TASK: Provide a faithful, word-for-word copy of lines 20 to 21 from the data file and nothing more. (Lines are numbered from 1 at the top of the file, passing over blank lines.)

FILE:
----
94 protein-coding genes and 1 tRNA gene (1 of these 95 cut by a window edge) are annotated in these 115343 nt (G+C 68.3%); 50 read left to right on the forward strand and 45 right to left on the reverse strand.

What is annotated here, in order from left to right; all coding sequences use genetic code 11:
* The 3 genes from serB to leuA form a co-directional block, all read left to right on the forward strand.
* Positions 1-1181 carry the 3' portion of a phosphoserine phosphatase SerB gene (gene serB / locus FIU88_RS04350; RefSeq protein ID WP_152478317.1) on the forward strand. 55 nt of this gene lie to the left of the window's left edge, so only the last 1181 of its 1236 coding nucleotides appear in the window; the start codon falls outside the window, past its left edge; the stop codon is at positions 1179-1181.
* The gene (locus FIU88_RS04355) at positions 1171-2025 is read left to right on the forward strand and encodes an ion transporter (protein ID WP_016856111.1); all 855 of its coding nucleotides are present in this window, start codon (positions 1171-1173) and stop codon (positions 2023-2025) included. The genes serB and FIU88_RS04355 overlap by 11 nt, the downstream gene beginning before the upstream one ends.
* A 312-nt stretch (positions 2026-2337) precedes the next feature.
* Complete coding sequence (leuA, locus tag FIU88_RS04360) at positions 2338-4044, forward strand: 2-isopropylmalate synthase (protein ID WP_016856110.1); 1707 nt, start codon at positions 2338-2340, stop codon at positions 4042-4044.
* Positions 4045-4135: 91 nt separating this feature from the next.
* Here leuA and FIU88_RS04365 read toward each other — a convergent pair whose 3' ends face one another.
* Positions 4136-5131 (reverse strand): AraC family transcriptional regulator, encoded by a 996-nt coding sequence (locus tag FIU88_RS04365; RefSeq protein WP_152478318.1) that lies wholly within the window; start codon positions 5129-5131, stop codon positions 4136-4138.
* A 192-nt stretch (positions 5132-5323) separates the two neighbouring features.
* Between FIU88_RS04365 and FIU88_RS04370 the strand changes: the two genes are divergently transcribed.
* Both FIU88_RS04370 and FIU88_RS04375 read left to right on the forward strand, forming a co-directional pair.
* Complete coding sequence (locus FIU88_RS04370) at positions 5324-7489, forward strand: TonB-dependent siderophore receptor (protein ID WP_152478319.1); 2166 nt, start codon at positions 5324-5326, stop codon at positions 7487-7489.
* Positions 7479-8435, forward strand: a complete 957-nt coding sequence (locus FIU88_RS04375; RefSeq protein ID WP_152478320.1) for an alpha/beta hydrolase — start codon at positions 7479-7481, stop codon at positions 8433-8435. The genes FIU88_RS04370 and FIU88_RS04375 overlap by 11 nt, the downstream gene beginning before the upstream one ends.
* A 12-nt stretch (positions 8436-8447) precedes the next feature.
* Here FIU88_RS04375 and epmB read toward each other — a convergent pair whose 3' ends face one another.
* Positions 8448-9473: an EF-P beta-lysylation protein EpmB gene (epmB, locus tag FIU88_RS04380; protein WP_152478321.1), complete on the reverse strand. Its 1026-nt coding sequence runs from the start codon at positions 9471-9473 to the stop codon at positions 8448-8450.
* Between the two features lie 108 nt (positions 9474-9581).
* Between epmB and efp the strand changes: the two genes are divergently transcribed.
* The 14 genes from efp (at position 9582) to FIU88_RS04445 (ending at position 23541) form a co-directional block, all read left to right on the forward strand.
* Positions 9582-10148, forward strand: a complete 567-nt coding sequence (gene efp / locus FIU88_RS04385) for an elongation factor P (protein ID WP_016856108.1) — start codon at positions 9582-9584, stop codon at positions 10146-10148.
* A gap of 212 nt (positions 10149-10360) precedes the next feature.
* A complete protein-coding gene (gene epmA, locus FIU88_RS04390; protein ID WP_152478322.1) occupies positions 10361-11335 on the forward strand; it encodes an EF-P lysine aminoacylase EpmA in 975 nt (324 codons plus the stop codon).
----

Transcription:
* Between epmB and efp the strand changes: the two genes are divergently transcribed.
* The 14 genes from efp (at position 9582) to FIU88_RS04445 (ending at position 23541) form a co-directional block, all read left to right on the forward strand.